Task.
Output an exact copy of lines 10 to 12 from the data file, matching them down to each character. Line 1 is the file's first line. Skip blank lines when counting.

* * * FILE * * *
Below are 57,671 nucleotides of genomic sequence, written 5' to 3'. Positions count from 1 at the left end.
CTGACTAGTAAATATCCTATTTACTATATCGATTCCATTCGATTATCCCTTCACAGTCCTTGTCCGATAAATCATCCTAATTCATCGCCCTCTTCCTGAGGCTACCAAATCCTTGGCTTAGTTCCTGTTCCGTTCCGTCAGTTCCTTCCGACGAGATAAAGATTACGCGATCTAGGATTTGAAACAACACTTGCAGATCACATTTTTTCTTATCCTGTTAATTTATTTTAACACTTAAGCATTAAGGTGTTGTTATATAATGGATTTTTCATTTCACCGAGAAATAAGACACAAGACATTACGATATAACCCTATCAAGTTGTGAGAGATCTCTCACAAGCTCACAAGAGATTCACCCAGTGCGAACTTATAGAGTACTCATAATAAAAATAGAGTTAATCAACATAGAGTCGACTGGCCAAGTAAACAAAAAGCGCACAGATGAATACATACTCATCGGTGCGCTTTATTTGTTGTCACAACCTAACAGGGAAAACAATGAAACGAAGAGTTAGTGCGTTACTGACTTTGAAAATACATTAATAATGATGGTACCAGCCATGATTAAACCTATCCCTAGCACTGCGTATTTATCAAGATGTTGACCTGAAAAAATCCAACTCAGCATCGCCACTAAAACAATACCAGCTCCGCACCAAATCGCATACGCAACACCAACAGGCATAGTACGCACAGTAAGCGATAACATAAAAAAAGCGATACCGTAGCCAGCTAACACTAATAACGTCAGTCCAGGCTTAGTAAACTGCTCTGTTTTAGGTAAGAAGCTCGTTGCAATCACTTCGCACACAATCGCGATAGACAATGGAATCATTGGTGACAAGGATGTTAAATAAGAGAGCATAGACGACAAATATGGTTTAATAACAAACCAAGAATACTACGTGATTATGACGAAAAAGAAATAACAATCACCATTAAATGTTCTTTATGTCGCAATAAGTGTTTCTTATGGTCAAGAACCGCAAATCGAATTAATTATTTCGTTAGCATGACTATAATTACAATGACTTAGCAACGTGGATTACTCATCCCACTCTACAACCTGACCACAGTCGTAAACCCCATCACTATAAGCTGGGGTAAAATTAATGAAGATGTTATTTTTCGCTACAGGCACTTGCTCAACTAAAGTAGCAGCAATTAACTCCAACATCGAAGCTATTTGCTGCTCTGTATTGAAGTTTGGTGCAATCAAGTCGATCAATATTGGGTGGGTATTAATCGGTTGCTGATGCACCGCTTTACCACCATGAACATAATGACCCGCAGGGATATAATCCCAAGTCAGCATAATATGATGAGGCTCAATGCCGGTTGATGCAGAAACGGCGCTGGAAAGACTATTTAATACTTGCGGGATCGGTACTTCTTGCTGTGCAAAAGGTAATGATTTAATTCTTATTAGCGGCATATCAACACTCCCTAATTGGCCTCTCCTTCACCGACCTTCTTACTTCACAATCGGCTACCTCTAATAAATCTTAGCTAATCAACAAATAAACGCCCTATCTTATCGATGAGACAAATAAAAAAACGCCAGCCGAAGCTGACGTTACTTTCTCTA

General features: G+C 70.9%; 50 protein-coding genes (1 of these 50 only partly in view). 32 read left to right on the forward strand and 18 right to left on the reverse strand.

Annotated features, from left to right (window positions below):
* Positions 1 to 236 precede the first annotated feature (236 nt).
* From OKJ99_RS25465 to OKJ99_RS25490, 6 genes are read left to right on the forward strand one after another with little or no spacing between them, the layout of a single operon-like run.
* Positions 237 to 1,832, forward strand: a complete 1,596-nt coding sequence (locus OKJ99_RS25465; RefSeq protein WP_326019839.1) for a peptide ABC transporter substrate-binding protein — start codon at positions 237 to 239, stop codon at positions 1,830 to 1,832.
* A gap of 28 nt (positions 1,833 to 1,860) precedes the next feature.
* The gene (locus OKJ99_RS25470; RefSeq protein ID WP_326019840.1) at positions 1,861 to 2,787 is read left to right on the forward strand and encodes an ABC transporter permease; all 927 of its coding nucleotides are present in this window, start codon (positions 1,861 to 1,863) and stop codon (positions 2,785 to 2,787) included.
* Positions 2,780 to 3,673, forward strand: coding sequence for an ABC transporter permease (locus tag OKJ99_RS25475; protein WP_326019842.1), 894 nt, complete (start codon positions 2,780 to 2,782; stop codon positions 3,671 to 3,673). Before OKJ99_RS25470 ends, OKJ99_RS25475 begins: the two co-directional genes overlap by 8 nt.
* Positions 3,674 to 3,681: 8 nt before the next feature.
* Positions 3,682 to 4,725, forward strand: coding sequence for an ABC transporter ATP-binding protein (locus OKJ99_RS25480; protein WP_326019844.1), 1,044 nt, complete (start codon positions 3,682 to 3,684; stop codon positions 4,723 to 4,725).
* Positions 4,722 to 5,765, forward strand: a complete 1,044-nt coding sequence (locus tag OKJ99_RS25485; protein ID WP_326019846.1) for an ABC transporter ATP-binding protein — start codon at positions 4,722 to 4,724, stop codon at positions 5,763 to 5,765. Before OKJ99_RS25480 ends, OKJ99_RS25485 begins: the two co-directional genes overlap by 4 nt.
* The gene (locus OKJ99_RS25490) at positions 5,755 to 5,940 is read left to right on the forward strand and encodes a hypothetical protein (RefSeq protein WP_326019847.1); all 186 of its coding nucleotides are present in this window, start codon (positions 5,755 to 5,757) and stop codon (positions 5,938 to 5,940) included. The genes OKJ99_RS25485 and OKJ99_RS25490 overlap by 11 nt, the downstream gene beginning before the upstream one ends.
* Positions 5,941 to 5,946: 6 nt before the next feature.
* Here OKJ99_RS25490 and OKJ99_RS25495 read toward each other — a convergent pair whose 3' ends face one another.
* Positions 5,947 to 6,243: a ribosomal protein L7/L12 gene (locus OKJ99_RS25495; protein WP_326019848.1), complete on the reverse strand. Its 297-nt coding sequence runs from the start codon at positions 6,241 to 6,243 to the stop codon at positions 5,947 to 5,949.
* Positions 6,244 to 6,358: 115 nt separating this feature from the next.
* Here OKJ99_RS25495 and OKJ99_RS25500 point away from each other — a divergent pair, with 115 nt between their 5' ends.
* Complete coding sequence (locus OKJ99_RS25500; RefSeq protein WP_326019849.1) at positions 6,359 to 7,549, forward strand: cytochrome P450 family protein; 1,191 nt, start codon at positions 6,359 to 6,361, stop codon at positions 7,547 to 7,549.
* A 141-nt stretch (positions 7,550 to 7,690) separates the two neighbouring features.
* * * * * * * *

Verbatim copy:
* Positions 2,780 to 3,673, forward strand: coding sequence for an ABC transporter permease (locus tag OKJ99_RS25475; protein WP_326019842.1), 894 nt, complete (start codon positions 2,780 to 2,782; stop codon positions 3,671 to 3,673). Before OKJ99_RS25470 ends, OKJ99_RS25475 begins: the two co-directional genes overlap by 8 nt.
* Positions 3,674 to 3,681: 8 nt before the next feature.
* Positions 3,682 to 4,725, forward strand: coding sequence for an ABC transporter ATP-binding protein (locus OKJ99_RS25480; protein WP_326019844.1), 1,044 nt, complete (start codon positions 3,682 to 3,684; stop codon positions 4,723 to 4,725).